If you are evaluating the choice between Elm and JS + frameworks, you might like to conduct your own risk assessment? Have some sort of scoring system that values what risks are or are not important to you, and try to be objective about it.

I also think it would be a worthwhile exercise for the Elm community to create a list of these risks, and then consider what we can do about them. I am unlikely to have captured the full list above. Some are hard to solve without the BDFL cooperating, but some can be solved I feel.


I’m a little unclear on which specific things your clients are objecting to, but I’m assuming a big part of it is the possibility of breaking changes.

I’d point out to your client that breaking changes are always a possibility in every language and stack. For example, Elm is still sub-1.0 because the philosophy of the elm includes the idea that you only get one 1.0. Compare that to TypeScript, whose philosophy is that semantic versioning can get lost and they’ll break you when they want, so there.

As for what happens if Evan is suddenly unable to continue with the project (sorry Evan)–like many technologies, Elm isn’t just a personal project. There’s a corporate sponsor and a body of talent already familiar with Elm, and I think there’s already a fair amount of overlap between people who know FP and people who know how to write compilers because the ability to write very abstract things like compilers is one of the ways FP really sets itself apart from other types of programming.


What’s the situation like with alternatives such as PureScript?

It depends on how you view doubt I think. To me, doubt, insecurity, fear, and so on, all get multiplied by silence.

For example, if a disease spreads in your area, and people are getting sick, you want your government to acknowledge the problem, collect data, and so on, so you can do something about it. If the government does nothing, you end up with ad-hoc efforts, trustworthy and untrustworthy data being hard to tell apart, and so on. The narrative of “something is happening” is rolling either way, so it’s a matter of taking control of that narrative.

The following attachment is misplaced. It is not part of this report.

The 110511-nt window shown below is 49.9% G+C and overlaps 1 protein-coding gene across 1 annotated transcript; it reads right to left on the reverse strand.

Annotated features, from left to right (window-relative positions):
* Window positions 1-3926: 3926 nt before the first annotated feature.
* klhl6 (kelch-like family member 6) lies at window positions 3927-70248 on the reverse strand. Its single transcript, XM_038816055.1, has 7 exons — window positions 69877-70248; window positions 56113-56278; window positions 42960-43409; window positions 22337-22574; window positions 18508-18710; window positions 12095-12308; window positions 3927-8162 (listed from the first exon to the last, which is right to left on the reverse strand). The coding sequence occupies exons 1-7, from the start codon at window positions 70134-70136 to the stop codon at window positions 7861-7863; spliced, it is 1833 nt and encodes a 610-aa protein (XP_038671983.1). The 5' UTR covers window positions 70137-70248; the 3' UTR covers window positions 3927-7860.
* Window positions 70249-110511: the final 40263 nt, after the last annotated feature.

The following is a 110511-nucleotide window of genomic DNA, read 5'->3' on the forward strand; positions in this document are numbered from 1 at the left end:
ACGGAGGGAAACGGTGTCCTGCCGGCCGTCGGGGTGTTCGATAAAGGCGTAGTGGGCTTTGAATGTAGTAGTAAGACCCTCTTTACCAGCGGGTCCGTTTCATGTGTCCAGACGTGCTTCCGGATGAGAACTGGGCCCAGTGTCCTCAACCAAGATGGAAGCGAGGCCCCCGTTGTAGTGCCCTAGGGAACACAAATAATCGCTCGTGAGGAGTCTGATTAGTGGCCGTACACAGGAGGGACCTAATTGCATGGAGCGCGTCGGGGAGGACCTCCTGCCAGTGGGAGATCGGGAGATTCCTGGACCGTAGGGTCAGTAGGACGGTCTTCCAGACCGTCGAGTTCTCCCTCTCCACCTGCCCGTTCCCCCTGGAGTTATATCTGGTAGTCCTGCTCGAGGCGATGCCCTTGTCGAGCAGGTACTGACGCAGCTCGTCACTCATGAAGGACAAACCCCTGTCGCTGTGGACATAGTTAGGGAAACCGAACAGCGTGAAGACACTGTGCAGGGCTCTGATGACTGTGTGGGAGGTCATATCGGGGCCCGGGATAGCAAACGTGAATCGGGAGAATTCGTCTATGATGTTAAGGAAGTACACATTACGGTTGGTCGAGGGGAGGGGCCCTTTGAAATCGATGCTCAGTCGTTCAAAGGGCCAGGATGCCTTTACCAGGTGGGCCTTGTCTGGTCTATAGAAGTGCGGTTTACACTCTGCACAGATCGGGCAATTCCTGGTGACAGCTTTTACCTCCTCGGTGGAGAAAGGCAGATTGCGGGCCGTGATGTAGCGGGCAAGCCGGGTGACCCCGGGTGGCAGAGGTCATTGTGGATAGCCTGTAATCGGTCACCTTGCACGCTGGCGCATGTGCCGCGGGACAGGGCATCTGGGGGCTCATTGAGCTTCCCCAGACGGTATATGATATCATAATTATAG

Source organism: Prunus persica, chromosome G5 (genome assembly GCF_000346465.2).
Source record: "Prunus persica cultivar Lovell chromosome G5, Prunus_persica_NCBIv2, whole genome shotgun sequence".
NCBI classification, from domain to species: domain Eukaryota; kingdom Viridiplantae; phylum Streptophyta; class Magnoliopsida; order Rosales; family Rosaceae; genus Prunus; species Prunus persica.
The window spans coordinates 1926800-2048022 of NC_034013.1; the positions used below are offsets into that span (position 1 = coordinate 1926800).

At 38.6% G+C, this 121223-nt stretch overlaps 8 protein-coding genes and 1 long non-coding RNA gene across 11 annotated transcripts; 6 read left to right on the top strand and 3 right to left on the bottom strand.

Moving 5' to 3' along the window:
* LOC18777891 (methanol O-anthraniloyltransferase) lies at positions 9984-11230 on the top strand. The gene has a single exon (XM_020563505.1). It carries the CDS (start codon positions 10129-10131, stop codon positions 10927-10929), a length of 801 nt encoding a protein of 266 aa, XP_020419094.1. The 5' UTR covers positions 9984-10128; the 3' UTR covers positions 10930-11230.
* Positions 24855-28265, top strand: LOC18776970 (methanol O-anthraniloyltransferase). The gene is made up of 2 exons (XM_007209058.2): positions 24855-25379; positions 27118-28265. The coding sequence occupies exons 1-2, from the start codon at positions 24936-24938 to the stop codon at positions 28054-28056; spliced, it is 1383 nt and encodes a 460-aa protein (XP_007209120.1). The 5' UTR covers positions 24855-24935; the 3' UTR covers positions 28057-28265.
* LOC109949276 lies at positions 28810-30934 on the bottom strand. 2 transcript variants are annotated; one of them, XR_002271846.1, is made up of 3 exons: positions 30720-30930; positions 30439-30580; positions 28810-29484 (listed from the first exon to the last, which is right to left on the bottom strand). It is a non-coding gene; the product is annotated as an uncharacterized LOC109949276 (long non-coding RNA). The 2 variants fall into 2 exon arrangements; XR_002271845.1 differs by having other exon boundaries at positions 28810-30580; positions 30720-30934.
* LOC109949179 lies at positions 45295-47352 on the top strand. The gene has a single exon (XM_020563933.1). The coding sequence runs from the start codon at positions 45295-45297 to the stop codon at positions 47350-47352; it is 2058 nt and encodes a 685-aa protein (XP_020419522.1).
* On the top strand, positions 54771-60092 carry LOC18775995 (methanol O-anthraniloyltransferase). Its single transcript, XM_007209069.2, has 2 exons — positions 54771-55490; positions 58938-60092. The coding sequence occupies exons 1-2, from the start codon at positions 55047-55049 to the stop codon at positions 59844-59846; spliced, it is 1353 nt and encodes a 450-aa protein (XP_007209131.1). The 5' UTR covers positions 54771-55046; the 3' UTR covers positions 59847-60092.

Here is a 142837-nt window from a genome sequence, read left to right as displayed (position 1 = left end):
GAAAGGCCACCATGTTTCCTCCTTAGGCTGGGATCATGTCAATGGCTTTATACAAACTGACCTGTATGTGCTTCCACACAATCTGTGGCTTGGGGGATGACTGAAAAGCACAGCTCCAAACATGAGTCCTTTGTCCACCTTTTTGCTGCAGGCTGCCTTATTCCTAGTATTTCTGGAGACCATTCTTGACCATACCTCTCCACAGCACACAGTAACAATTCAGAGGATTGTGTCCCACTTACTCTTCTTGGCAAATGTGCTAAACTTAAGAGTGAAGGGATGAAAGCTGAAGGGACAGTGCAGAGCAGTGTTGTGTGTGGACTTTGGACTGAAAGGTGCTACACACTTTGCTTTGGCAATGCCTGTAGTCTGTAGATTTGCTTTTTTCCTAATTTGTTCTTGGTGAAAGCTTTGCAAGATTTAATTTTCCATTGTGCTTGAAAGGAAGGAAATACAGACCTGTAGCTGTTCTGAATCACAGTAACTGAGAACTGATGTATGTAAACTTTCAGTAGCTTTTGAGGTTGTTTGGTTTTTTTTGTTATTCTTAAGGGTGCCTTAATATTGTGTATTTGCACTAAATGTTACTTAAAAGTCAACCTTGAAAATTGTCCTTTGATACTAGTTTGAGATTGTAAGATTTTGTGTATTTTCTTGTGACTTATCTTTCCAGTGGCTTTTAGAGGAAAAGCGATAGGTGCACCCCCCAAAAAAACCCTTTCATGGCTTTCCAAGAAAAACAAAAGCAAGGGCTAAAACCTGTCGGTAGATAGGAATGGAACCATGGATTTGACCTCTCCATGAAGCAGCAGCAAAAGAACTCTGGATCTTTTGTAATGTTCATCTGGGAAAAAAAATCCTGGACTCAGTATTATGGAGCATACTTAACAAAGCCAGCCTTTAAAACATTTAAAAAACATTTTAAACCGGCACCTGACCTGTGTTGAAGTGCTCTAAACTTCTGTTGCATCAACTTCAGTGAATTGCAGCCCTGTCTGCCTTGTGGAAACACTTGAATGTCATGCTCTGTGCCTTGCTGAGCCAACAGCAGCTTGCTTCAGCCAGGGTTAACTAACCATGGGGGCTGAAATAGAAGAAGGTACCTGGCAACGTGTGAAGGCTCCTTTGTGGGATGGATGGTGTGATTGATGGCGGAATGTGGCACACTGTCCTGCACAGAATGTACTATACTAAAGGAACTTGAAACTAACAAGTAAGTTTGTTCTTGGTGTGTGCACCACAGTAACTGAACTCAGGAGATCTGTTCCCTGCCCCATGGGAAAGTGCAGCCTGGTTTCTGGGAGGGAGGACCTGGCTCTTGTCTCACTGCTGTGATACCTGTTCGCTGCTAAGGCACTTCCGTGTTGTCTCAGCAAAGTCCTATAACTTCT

Of course, the Elm community isn’t hit by a disease, but I do think it is in something of a crisis. The narrative of “Elm is risky” is rolling, and we’ve got some ad-hoc efforts to try and fix it. But the community is set up so it’s difficult to answer questions about how Elm is doing, the plans for it, etc., unless you’re Evan (or at least a core team member).

I see posts like the OP as a way to try and get the narrative under control. Because right now it’s just feeding on the silence. @carltongibson could have stayed silent, but I don’t think that would have changed the direction the narrative is heading.


Wow, thanks all for the prompt replies. Lots of good points there.

Honestly, I don’t think that not talking about issue, for worry of spreading doubt would be sustainable or healthy. I think community self-censorship would be a really bad sign. However, my intention was to ask, I really did want feedback on this.

The issues my clients raise, they’d call Business Risk (rather than fear)

I don’t think it’s technical. Nothing has changed in that respect.

Previously though, making the case for Why Elm?, on technical grounds had been enough. (OK, yes, we’ll give it a try — it has to be worth it given churn in X)

But that’s one thing when the community is looking sane, and vibrant, and exciting. I think the issue is that now it (just trying to capture the sentiment the client expressed) looks like it’s going through some sort of meltdown. Is this really a healthy ecosystem we want to bet on?

My question is trying to find the correct way to respond to that. I found remaking the technical case failing to convince. OK, well, we’ll see is hardly resounding, and it’s a sea change from previously.

Thanks again. All appreciated.


Would you work on a language where you spend 80% of the time debugging, where refactoring is a major pain, and where development proceeds at glacial pace instead of where you have “it compiles, it works” pace?


My intention wasn’t to be silent but instead of casting doubt, doing more of Elm at Rakuten - DEV Community. There’s a big difference between posting “elm doubt” or “elm dead?” and “elm success” or “elm wins!”.

Somehow there’s a disconnect between the posts like @lucamug’s and those of Luke’s. Luke’s shows up where people are searching while @lucamug’s don’t. Luke’s is an example of how small projects failed due to conflict of intereses, while @lucamug’s demonstrates years of success at an international company.

I feel like there’s something there that I’m struggling to communicate.


I’d try doing a side-by-side, point-by-point comparison with other tools. It’s easy (and understandable) to read the negative posts and get nervous. But a general “I don’t know about this” feeling is easier to talk about if you’re talking about other tools at the same time to compare. It’s a technique some places use to de-bias hiring processes — looking at a bunch of candidate resumes side-by-side instead of one after the other makes it harder for pre-existing biases to sneak into decision-making.